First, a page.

By Jenna Tucker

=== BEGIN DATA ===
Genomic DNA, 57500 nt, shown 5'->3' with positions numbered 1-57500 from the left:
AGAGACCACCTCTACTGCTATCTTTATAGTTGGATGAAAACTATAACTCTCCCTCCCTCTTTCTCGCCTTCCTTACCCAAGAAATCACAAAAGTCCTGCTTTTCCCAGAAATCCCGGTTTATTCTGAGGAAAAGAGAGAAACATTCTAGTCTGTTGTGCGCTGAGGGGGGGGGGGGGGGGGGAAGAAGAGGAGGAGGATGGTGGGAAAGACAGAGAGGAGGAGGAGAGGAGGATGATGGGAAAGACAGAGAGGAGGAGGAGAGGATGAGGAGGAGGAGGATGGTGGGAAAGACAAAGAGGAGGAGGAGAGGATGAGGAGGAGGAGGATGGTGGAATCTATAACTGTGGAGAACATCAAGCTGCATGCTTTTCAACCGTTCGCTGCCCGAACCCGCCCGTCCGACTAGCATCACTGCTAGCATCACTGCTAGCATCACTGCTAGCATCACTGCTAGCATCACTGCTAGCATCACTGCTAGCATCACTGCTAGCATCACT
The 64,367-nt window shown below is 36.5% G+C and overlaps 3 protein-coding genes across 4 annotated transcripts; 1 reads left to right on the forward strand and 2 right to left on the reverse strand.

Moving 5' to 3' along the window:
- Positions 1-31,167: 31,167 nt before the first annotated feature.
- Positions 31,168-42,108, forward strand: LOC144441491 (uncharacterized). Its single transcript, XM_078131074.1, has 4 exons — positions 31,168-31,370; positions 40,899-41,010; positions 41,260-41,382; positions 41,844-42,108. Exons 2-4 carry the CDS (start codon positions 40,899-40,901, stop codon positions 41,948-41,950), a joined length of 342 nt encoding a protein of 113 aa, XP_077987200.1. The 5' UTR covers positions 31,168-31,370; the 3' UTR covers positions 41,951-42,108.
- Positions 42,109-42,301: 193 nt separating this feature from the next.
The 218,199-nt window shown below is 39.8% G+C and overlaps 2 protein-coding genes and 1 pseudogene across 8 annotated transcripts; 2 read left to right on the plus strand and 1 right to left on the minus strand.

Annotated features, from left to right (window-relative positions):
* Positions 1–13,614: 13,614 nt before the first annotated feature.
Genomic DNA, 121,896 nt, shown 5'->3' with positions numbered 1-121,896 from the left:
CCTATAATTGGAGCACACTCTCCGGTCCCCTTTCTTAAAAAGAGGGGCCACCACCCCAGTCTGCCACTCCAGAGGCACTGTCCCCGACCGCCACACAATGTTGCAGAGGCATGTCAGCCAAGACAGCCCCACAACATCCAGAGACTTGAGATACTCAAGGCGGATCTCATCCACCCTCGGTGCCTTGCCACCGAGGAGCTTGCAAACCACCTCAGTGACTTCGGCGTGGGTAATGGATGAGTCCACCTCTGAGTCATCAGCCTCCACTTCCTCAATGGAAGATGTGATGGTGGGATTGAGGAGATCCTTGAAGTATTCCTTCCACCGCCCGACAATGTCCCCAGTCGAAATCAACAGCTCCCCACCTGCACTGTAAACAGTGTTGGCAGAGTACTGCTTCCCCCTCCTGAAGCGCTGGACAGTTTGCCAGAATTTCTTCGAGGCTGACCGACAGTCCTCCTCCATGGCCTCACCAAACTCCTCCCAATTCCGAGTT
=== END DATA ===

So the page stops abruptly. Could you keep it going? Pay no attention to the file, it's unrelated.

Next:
I grew up in a culture obsessed with sexual ethics. As part of a group of Christian teenagers in the Midwest in the 1990’s, one thing we all knew, for certain, was that our religious and moral identities were directly linked to our relationships to sex. It was the culture that birthed virginity pledges and organized for abstinence-only sex education. I remember going to one of those Protestant mega-gatherings with youth groups from all over the country. The speaker gave us two messages that I carry with me to this day. The first was that we had to stop relying on our parents’ beliefs and develop our own relationship to God. The second was that we should not have sex and that anything that gave us sexual pleasure was sex. He was trying to head off our questions. Sex was bad, but what was sex? Could we have sex that didn’t risk pregnancy? Could we masturbate? What if we were engaged?